DemographicsA 73 man with multiple medical comorbidities transferred with Rutherford Category 5 chronic limb threatening ischemia.
HistoryThe patient developed non-healing right foot wounds refractory to local wound care for two months. Non-invasive testing revealed a toe pressure of 26 mmHg. The patient was a high-risk surgical candidate with no adequate great saphenous vein for bypass. Prior attempts at endovascular treatment were unsuccessful due to long segment occlusions so he was transferred for advanced endovascular treatment options.
PlanInitial right lower extremity angiogram performed via left groin access demonstrated a 15 cm superficial femoral artery (SFA) occlusion with an island of reconstitution at the adductor hiatus only to reocclude the entire P2 popliteal artery. The tibial run-off consisted of a patent peroneal that collateralized to the distal posterior tibial and anterior tibial artery with mild stenosis throughout to the foot. Initial attempts at crossing the SFA lesion from above were unsuccessful. Using fluoroscopic guidance, the distal right SFA was percutaneously accessed in the patent segment. A 0.018 command wire crossed the occlusion retrograde and was snared from above allowing through and through access. A catheter was brought from above and was confirmed in the true lumen of the distal SFA however crossing the popliteal artery occlusion from above was again unsuccessful. The distal right anterior tibial artery was accessed with ultrasound guidance. A 0.018 command wire crossed the popliteal lesion retrograde and was snared from above for through and through access. Lithotripsy followed by drug coated balloon angioplasty and tacks of the right popliteal artery was performed. The SFA also underwent lithotripsy followed by drug coated stenting. Completion angiography confirmed in-line flow to the foot with no dissections or perforations. 6 month follow-up demonstrated patent repair without significant stenosis, a right toe pressure of 71 mmHg and healed wounds.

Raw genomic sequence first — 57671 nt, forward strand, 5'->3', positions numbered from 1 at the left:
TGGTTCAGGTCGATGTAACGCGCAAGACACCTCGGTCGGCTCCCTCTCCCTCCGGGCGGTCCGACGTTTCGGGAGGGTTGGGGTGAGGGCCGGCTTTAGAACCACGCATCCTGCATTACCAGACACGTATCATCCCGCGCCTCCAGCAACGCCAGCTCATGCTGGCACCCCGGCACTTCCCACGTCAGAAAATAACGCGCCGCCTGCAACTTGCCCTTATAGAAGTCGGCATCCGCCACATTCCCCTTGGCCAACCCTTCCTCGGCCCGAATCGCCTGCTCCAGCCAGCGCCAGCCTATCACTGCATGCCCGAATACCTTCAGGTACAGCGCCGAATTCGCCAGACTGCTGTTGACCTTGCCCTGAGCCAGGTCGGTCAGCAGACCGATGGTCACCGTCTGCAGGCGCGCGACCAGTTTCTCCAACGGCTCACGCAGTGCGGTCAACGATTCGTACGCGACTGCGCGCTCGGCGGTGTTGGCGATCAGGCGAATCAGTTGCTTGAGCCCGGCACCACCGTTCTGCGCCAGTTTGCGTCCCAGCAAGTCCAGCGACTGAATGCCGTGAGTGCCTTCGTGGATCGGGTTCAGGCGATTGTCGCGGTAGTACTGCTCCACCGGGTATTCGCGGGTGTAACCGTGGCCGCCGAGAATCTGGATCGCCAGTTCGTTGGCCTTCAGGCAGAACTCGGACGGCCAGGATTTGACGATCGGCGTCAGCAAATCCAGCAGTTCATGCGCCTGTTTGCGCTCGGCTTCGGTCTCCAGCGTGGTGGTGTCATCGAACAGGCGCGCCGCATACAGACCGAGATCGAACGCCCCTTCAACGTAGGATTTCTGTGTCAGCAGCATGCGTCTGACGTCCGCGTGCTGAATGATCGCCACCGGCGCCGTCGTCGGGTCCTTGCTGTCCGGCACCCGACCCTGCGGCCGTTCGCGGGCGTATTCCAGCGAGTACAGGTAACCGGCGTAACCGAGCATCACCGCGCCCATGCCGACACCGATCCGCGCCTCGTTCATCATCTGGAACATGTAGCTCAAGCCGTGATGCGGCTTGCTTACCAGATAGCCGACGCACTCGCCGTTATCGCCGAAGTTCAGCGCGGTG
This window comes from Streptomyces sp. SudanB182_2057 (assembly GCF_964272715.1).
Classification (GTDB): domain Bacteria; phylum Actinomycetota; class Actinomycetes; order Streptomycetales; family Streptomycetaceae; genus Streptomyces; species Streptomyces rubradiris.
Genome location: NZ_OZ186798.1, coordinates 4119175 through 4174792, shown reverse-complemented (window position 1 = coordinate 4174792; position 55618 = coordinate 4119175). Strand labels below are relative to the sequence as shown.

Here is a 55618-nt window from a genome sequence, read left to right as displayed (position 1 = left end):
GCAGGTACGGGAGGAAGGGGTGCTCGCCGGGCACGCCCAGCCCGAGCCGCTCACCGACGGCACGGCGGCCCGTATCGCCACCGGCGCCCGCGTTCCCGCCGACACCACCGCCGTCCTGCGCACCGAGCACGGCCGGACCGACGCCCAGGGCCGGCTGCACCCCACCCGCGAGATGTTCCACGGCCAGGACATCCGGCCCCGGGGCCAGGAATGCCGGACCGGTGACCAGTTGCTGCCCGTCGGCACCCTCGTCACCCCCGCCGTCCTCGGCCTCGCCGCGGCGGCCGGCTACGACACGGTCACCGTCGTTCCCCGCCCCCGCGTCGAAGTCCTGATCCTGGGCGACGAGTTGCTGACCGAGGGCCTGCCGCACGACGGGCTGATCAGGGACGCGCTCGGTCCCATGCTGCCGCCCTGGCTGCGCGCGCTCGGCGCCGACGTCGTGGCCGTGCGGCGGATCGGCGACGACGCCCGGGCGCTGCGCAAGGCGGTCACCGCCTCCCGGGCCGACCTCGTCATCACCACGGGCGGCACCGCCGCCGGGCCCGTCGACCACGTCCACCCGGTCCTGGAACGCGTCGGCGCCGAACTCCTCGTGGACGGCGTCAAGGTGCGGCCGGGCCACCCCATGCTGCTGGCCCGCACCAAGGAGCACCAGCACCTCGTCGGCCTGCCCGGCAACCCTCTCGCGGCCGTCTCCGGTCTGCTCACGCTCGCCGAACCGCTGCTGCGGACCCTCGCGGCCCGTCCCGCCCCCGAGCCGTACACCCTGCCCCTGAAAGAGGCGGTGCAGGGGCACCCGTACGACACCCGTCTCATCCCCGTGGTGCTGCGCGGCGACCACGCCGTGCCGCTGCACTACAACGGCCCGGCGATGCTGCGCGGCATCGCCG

Discussion Minimizing long segment subadventitial wire crossing of arterial occlusions allows for a greater breadth of endovascular treatments. Surgeon comfort with retrograde access offers different strategies to crossing challenging lesions. This case highlights the successful use of new endovascular treatments combined with two retrograde accesses for a totally percutaneous operation.